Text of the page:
I’m not what you’d call a morning person. Years of culinary training hardened my own bio-rhythms into a preference for about a 1 am bedtime and a 10 am wake-up.
Life, school, work, chickens and kids laugh at my own sleep preferences. And so, every morning, I get up, brush my teeth, pull my hair into a “Why, yes, I do have a 1 year old who still isn’t sleeping through the night and therefore I have quite given up on my appearance” ponytail, and I run through a little chore routine.
If, when I awaken, my 1 year old is stuck to me like a barnacle, having been transported sometime in the wee hours to our bed from his crib to prevent a 45 or 60 minute long crib-banging, screaming, jumping fit from keeping us all awake, then I just do what I can, bleary eyed and one-handed. Mostly I use my free hand to grab coffee.
If, however, I have managed to return the 1 year old back to his crib sometime in the night, I’ll make the bed, wipe down the bathroom counters and sinks, take the laundry to the laundry room, move the wash to the dryer and some random assortment of dirties into the wash. Beep, beep, beep and my machines are working for me.
Downstairs, Nick has taken care of his morning chore of making coffee, and I can enjoy a swig while I grab the compost and take it out. The chicken feed scraps go to the chickens, and while I’m there I check feed level and water level. At this hour there probably aren’t eggs, but it’s worth a look.
This morning, I was up and feeding the chickens before they were up from their roosts and so I heard their early morning coos. Chickens, when not obnoxiously bagawking, make very peaceful noises.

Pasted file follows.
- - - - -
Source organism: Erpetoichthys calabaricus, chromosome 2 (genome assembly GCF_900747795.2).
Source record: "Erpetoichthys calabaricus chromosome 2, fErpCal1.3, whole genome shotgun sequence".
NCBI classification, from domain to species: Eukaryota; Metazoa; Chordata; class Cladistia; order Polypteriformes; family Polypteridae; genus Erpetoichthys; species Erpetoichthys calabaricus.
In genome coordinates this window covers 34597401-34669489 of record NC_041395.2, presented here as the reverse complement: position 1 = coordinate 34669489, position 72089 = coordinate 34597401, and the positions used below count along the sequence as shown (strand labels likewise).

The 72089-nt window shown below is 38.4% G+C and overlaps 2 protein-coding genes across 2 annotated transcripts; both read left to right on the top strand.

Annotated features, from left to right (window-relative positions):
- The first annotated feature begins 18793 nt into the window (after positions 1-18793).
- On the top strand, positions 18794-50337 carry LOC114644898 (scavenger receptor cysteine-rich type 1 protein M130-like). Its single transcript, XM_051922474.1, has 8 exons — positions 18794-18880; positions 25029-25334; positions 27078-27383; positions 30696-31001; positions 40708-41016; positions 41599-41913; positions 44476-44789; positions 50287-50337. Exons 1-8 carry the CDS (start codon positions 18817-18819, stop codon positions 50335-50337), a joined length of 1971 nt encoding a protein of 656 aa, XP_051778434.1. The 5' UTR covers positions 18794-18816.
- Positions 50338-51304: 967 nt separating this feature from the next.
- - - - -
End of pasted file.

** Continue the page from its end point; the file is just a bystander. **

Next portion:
I had the freedom to scan the November garden as I flung compost. It is tented everywhere in plastic tunnel cloches. If it were summer, my morning chores would include harvesting green beans and zucchini and tomatoes and cucumbers at a minimum. Now, my fogged breath spells relaxation. I am not beholden to 8 linear feet of pole beans that will claim another 40 minutes of my mornings. Not now.
It’s not quite freezing yet. When it freezes I’ll need to worry about the chicken water. But for now I really can’t dally – there are still school lunches to be made, kids to get up and moving, breakfast eggs to fry, spelling tests to quiz for in the car on the way to the bus.
There is a dishwasher to unload and load and there are always meals to be cooked and an endless pile of stuff to be cleaned. There are two enormous cabbages to pound into kraut and there is deep-mulching still to be done outside on the perennial bed.
But this morning, perhaps another cup of coffee first.
What do your morning chores look like?1